Another thing I recently realized, besides the beauty of bailing and the fact that doom and death metal are lovely music to read to (the continuous drone gives you something to listen to without any distractions), is that wontons make a great meal for a person living alone. Since the skin is the appeal of wantons, you don’t need as much pork as you would with a shumai or potstickers. Also, folding a square into triangles are much easier to accomplish in comparison to crescent moons and other stuff. The one obstacle is acquiring the skin, which comes in somewhat large quantities, which is a problem for someone who cooks only for themselves.

So I started making my own skin. Its deceptively easy. A pretty satisfying meal can be made with just 70g of all purpose flour, and 50ml of boiling water, and a dash of salt. Just mix the all purpose flour and salt with water, knead til they come together, and leave it alone for about 30 minutes. Roll it out into a thin sheet using corn starch to prevent sticking, and cut into squares.

With wanton you can just wet the square, put a large teaspoon of filling in, and fold them in half into triangles.


If you are feeling extremely ambitious, you can wet the two corners of the triangle and put them together, like this:


These will create wantons that are much easier to grab with chopsticks.

Only thing you have to do after that is throwing them into a large pot of water, wait for them to float up, give them a minute or so, and scoop them out.


For one meal I put them in a soup that I made using chicken stock, soy sauce, sake, and a bit of sesame oil.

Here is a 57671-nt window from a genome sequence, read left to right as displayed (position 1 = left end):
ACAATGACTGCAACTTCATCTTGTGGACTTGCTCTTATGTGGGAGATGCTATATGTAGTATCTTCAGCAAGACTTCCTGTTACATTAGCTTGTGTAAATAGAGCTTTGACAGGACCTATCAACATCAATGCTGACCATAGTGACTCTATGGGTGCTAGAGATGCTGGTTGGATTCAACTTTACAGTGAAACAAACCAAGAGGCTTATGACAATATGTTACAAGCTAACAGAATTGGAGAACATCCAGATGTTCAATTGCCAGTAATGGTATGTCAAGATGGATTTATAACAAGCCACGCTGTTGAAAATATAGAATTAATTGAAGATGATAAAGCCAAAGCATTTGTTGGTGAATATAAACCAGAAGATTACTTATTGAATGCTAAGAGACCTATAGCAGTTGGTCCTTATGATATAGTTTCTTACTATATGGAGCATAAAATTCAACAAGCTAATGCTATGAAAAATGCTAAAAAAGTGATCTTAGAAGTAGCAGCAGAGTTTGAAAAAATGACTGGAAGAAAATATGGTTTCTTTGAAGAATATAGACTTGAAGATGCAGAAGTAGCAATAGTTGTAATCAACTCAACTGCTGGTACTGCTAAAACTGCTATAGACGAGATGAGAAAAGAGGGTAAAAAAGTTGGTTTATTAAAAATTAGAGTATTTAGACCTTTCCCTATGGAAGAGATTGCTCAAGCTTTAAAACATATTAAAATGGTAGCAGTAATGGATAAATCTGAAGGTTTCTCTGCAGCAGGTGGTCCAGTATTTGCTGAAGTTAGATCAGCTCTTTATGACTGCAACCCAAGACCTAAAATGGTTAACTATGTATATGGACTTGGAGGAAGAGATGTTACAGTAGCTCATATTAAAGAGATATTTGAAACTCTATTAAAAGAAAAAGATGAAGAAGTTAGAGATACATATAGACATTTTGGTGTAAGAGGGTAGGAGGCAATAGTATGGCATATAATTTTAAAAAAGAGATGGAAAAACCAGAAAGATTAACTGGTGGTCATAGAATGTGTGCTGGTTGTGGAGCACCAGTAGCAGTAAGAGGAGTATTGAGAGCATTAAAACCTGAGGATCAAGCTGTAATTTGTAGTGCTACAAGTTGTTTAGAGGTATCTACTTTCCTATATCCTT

in soup

Another dish you can make is 紅油抄手 with Szechwan peppercorns, garlic, sugar, chili oil, soy sauce, and a bit of sugar.


Or just dump some soy sauce, vinegar, and chili oil on them.

For the fillings, there are thousands of ways to make them, and I’m still looking for my definitive one.

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Pain and Smokin’ Guns BBQ

In making some new york style pizza sauce, I broke one of the most rudimentary culinary rules and grabbed my junk immediately after crushing whole red peppers in my hand.

I feel the heat.

Last week I visited Smokin’ Guns BBQ as a part of my quest to eat as much BBQ in KC as possible. The place seems to get pretty mixed reviews. I got the brisket with fries (I ordered sweet potato, but it came with regular fries, and I was too lazy to argue) and BBQ beans. Briskets were good and smoky, but were rather dry and flaky. Slices were thin, so while it was good as a vehicle for sauce that you can push large amounts in your mouth, it was not up to par with the great BBQ places in KC.


However, the side dishes were all really consistent. Fries were uniformly cooked and crisp, BBQ beans were well balanced in their flavor, and I imagine it would be easy to go through a whole bowl of it. A friend of mine who is on a quest to find the coleslaw of his dreams (he somehow developed an idea of what a coleslaw should taste like, which no coleslaw ever have lived up to) said that while it did not taste “like a coleslaw should,” he kept remembering about it through the week. Great thing was single meat with two sides were 7.25, which is quite cheap for KC BBQ.